In 2020, Verifi and Visa launched Rapid Dispute Resolution (RDR), our most innovative dispute resolution product to date, an integral part of our RESOLVE solution. Since then, we’ve continued to expand issuer adoption of RDR achieving global availability, coverage, and protection with the most effective real-time resolution service in the payments ecosystem.
This article will explain how RDR extends dispute resolution coverage including recommended best practices for reconciliation.
At present, RDR pre-dispute resolution services are available in over 40 countries by thousands of issuers at 97% global Visa issuer coverage.
Visa RDR Enhancements and Expansion – Timeline
As of October 15, 2022, all issuers in the Latin America-Caribbean (LAC) region will be activated for RDR. The LAC region is the second largest on the Visa network, as measured by dispute volumes.
In April 2022, coverage in the Europe region reached 100% with the activation of remaining EU issuers for RDR.
In January 2022, all Visa issuers with disputes in the Canada region were activated. Coupled with this global expansion was the addition of the largest debit issuer portfolio in the United States.
Auto enrollment of Visa issuers in RDR was announced in Visa’s April 2021 Business Enhancements Release (BER). To further expand global coverage of RDR, Visa’s October 2021 BER mandates issuer participation in the United States, Europe, Central Europe-Middle East-Africa, and Asia-Pacific regions.
As of April 2021, acquirers were mandated to upgrade their systems to clearly reflect RDR cases, improving RDR visibility and reconciliation for sellers. Verifi and Visa are actively engaged and continue to work with acquirers still in process of updating RDR transparency within their systems.
Visa announced an update to their acquirer fee structure for disputes, effective October 2021, designed to incentivize acquirers to support RDR for technical readiness and eliminate dispute fees on RDR resolved transactions.
What Is the Value of Pre-Dispute Resolution and RDR Automation?
RDR operates at the pre-dispute stage, meaning the resolution occurs before a dispute case is submitted into the standard chargeback management process. Not only does the introduction of RDR at the beginning of the customer dispute journey remove the burden of downstream dispute management and related costs for sellers, but it also reduces the overall volume of disputes that impede efficiency of operations for all stakeholders in the payments ecosystem.
As a fully automated dispute resolution service, RDR provides sellers with exceptional ease of use that is supported by Visa’s global network of issuers. To start using RDR, all sellers need to do is determine the rules and attributes which will determine the acceptance or refusal of a pre-dispute case. Simply put, sellers must create the parameters that define whether to refund. By selecting the rules and defining attributes that best serve the individual needs for their business, sellers can simply “set it and forget it” – automation does the rest. When an RDR enrolled issuer enters a pre-dispute into VROL, Verifi’s decisioning engine automatically triggers resolution set by the seller’s rules. No seller review or action is required to resolve the case. Disputes are resolved in sub-second time at the pre-dispute stage, ensuring no chargeback will ever occur. This also ensures the seller’s dispute ratio is not affected.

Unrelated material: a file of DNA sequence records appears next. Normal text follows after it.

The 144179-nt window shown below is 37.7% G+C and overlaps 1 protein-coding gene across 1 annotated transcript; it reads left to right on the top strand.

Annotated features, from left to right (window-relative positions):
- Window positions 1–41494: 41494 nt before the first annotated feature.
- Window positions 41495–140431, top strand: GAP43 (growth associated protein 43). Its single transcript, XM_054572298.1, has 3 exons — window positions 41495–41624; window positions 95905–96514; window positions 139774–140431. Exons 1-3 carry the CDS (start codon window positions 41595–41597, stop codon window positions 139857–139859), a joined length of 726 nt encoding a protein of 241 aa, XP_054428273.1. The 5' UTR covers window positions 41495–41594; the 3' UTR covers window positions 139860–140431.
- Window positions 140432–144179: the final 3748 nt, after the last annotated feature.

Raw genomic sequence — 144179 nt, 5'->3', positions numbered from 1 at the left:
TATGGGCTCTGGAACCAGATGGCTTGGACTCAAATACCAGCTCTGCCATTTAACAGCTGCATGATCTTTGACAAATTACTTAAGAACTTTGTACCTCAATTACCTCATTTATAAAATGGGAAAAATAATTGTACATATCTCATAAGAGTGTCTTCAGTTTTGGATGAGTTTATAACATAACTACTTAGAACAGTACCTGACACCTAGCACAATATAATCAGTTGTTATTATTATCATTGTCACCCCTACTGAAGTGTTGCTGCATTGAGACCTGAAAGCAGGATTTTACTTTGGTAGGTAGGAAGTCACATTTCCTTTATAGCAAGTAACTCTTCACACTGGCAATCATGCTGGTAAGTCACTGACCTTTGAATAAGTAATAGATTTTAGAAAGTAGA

To make it as simple as possible for our seller clients, all RDR case information is delivered through the same web portal that Verifi clients know and love, MyCDRN. RDR case resolution data can also be delivered daily via Secure File Transfer Protocol (SFTP) for simple reconciliation.
Best Practices for RDR Case Reconciliation
As outlined in the Visa mandatory technical enhancements for acquirers, as of April 2021, acquirers are required to differentiate RDR-resolved pre-dispute cases as separate from traditional chargebacks in their systems. Verifi and Visa are working with acquirers to validate that the technical changes have been made. Sellers may need to work with their acquirer contacts to determine how RDR cases are differentiated in their systems, UIs, reports, and invoices.
If an acquirer has not yet made the technical changes required by Visa, then RDR cases may appear as chargebacks in the acquirer’s systems. Sellers can use order information such as transaction date, transaction amount, card details, or ARN (acquirer reference number) if provided to reconcile RDR details with their acquirer reporting.
*Coverage is subject to change as Visa works to engage on RDR adoption directly with issuers in parallel with the mandate to drive coverage and participation of RDR across all regions globally.